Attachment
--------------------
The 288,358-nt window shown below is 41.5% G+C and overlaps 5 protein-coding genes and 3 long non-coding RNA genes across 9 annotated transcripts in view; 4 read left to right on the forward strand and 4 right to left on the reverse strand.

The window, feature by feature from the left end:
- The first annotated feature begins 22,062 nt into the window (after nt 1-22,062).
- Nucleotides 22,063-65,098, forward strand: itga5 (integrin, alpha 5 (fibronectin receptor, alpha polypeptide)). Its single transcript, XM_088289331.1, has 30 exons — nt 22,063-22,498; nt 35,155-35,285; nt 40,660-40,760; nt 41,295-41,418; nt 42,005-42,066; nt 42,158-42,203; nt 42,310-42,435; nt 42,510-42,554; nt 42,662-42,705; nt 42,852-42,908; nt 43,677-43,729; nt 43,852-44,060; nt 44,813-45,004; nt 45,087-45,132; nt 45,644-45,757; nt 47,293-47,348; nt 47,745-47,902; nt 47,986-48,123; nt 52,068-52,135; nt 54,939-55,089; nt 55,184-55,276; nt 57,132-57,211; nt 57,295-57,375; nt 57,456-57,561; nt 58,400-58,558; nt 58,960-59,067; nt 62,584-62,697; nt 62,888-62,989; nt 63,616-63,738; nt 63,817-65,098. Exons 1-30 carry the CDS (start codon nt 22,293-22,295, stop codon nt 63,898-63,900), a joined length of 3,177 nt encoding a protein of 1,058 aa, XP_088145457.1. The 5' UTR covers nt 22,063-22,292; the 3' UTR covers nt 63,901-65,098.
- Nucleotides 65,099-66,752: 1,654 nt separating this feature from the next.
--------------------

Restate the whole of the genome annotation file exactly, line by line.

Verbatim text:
The 288,358-nt window shown below is 41.5% G+C and overlaps 5 protein-coding genes and 3 long non-coding RNA genes across 9 annotated transcripts in view; 4 read left to right on the forward strand and 4 right to left on the reverse strand.

The window, feature by feature from the left end:
- The first annotated feature begins 22,062 nt into the window (after nt 1-22,062).
- Nucleotides 22,063-65,098, forward strand: itga5 (integrin, alpha 5 (fibronectin receptor, alpha polypeptide)). Its single transcript, XM_088289331.1, has 30 exons — nt 22,063-22,498; nt 35,155-35,285; nt 40,660-40,760; nt 41,295-41,418; nt 42,005-42,066; nt 42,158-42,203; nt 42,310-42,435; nt 42,510-42,554; nt 42,662-42,705; nt 42,852-42,908; nt 43,677-43,729; nt 43,852-44,060; nt 44,813-45,004; nt 45,087-45,132; nt 45,644-45,757; nt 47,293-47,348; nt 47,745-47,902; nt 47,986-48,123; nt 52,068-52,135; nt 54,939-55,089; nt 55,184-55,276; nt 57,132-57,211; nt 57,295-57,375; nt 57,456-57,561; nt 58,400-58,558; nt 58,960-59,067; nt 62,584-62,697; nt 62,888-62,989; nt 63,616-63,738; nt 63,817-65,098. Exons 1-30 carry the CDS (start codon nt 22,293-22,295, stop codon nt 63,898-63,900), a joined length of 3,177 nt encoding a protein of 1,058 aa, XP_088145457.1. The 5' UTR covers nt 22,063-22,292; the 3' UTR covers nt 63,901-65,098.
- Nucleotides 65,099-66,752: 1,654 nt separating this feature from the next.